Background: The 6th Report and Order uses a principle of "Replicated Coverage", or being given sufficient power to cover a station's current "Grade B" coverage zone, up to a limit of 1 Megawatt average (about 5 MW peak). Because the Grade B zones were created in the 1950's without the use of terrain in calculating coverage, the Grade B zones for San Diego VHF's include Temecula--an impossiblity. Further, marketing zones aren't considered. For marketing purposes, most stations' coverage maps in the 1990's are based on "Areas of Dominant Influence." ADI's may extend far beyond Grade B coverage when cable companies import signals to satisfy viewer needs for sufficient network and independent stations. "Replicated Coverage," therefore, is based neither on science nor on marketing, but is, instead, on a convenient line in the sand.
Trying to replicate maximum power VHF facilities gave these stations a decided advantage when the new allotted power levels were doled out. You may notice that KFMB-TV "tops out" at 1 Megawatt while KNSD is given 93.3 kW due to the theoretical restriction of their present channel 39 coverage.
For one, the FCC seemed to turn a blind eye to real world adjacent channel filtering questions. When you get adjacent channels on cable TV, your provider takes great pains to balance adjacent channel levels within a decibel or two. In Portland, channel 45 DTV at 960 kW sits adjacent to channel 46 at 153 kW. A theoretical digital capture effect is presumed to take care of this problem.
Translator and low power services were thrown out like warm house cats into the cold, dark night to fend for themselves. What will happen to K19BN (marketed as "KBNT") on Mt. Palomar when KSWB-DTV lights up on channel 19? How about the complete overtake of channel 19 in San Diego?
Said the FCC: "Entravision Holdings, LLC, (Entravision), (licensee) of K19BN in San Diego, California and KGHB-LP in Pueblo and Colorado Springs, Colorado will be displaced by DTV allotments. It argues that, in San Diego, instead of providing DTV channel 19 for KSWB-TV and DTV channel 18 for KUSI-TV, we could allot these stations two channels from 43, 47, 62, 63, 64 or 65; alternatively, we could reserve one of these channels for K19BN. Entravision submits that we should revise the DTV Table to either preserve co-channel or adjacent channel LPTV stations or reserve the allotments that are not needed for DTV for co-channel and adjacent channel displaced LPTV stations." The FCC denied this petition, and another like it from Univision, whose programs air on these low-power outlets.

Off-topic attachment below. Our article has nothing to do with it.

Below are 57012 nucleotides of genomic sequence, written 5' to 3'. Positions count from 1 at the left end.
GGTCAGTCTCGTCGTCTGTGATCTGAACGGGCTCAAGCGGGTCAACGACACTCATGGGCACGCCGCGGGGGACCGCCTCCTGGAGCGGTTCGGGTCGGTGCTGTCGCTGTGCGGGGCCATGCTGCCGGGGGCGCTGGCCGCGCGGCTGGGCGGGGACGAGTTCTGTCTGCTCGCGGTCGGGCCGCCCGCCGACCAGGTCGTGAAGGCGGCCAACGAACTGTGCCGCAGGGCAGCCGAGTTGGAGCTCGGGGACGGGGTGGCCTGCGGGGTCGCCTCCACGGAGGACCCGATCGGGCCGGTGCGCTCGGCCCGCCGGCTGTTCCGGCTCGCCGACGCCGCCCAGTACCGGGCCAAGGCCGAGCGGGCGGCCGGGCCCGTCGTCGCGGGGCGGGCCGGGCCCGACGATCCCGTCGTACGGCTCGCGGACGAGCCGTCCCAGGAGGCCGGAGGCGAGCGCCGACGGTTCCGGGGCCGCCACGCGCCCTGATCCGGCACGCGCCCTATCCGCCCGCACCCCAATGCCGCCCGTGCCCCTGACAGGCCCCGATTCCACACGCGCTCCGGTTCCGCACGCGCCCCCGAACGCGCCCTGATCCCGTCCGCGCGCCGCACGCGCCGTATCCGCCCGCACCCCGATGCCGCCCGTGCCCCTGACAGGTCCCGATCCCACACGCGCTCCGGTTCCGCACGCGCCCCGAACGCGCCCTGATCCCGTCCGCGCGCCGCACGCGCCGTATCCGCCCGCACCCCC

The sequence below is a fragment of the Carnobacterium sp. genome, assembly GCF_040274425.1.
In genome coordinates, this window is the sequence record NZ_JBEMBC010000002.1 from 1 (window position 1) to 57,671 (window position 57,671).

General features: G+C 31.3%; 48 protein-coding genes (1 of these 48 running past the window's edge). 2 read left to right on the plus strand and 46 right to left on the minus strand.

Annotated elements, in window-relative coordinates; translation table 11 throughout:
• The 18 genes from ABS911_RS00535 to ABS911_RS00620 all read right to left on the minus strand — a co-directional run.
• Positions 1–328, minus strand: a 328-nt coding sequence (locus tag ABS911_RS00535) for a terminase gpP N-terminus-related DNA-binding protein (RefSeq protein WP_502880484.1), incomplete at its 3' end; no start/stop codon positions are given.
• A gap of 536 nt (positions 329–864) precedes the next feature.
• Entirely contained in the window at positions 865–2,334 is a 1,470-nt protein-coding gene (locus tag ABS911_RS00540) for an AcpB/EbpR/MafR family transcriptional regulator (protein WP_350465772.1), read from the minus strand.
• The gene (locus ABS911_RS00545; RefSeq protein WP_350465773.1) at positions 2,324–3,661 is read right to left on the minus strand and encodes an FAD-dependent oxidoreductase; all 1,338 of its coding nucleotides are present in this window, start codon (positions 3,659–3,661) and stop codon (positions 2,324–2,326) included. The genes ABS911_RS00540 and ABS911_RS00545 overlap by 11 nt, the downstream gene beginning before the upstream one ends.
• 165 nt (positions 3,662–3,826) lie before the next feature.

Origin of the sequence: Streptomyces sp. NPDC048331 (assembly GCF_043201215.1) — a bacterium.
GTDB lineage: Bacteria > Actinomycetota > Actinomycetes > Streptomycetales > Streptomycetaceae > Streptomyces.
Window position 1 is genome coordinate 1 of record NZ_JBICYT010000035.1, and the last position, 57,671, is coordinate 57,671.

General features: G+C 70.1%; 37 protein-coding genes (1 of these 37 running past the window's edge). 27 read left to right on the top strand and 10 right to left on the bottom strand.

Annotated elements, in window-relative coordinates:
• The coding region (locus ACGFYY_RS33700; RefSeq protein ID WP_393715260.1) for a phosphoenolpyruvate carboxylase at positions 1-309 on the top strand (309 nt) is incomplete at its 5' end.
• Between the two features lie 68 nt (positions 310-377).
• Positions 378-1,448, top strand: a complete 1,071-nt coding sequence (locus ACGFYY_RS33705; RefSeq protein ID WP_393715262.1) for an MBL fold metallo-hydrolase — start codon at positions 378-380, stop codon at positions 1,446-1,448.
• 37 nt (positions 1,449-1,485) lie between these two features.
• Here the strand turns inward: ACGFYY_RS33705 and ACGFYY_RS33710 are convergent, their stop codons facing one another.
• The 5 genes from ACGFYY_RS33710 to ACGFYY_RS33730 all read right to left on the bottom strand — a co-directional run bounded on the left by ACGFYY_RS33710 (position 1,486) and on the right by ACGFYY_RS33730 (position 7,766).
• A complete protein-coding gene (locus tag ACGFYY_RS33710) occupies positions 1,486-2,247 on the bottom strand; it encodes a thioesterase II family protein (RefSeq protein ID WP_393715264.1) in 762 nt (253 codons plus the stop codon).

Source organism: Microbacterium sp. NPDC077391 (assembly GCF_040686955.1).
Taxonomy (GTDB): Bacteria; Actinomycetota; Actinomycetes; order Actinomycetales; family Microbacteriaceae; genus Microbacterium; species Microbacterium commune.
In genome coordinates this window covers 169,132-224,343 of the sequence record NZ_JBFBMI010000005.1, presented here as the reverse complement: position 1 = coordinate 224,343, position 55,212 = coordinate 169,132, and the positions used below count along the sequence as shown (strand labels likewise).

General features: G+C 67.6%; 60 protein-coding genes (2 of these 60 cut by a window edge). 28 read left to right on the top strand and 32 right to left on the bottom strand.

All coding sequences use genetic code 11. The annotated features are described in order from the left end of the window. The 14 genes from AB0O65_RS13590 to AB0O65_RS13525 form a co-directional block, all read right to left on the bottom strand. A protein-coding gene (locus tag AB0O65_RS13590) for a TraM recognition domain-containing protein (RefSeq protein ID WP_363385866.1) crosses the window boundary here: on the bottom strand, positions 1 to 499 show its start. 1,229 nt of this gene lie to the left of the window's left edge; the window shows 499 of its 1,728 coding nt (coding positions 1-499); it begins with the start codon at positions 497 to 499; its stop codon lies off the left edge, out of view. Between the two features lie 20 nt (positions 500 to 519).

LPTV's must file for new channels, and KBNT general manager Philip Wilkinson says, "We're already working on something. The FCC promised displaced (LPTV) stations first crack at any more new channels." Most of his audience is on cable. "Let's face it," he said, "At the end of the day, with 80% cable penetration, it's not much of a concern."
What about implications for Mexico and Canada? The Memorandum Opinion and Order on the Reconsideration of the Sixth DTV R&O addresses the issue vaguely, stating that while U.S. channels are now cast in stone, allocations for our neighbors are a works-in-progress: "...we have been coordinating for some time now with Canada and Mexico on the allotment of DTV channels in the border areas. We indicated that we are working to complete interim agreements on DTV allotments with both of these countries and that we have also coordinated the DTV Table with the Canadian and Mexican administrations and believe that it will be generally acceptable to them. We stated that we therefore expect only minor adjustments will be necessary to conform the Table to these agreements."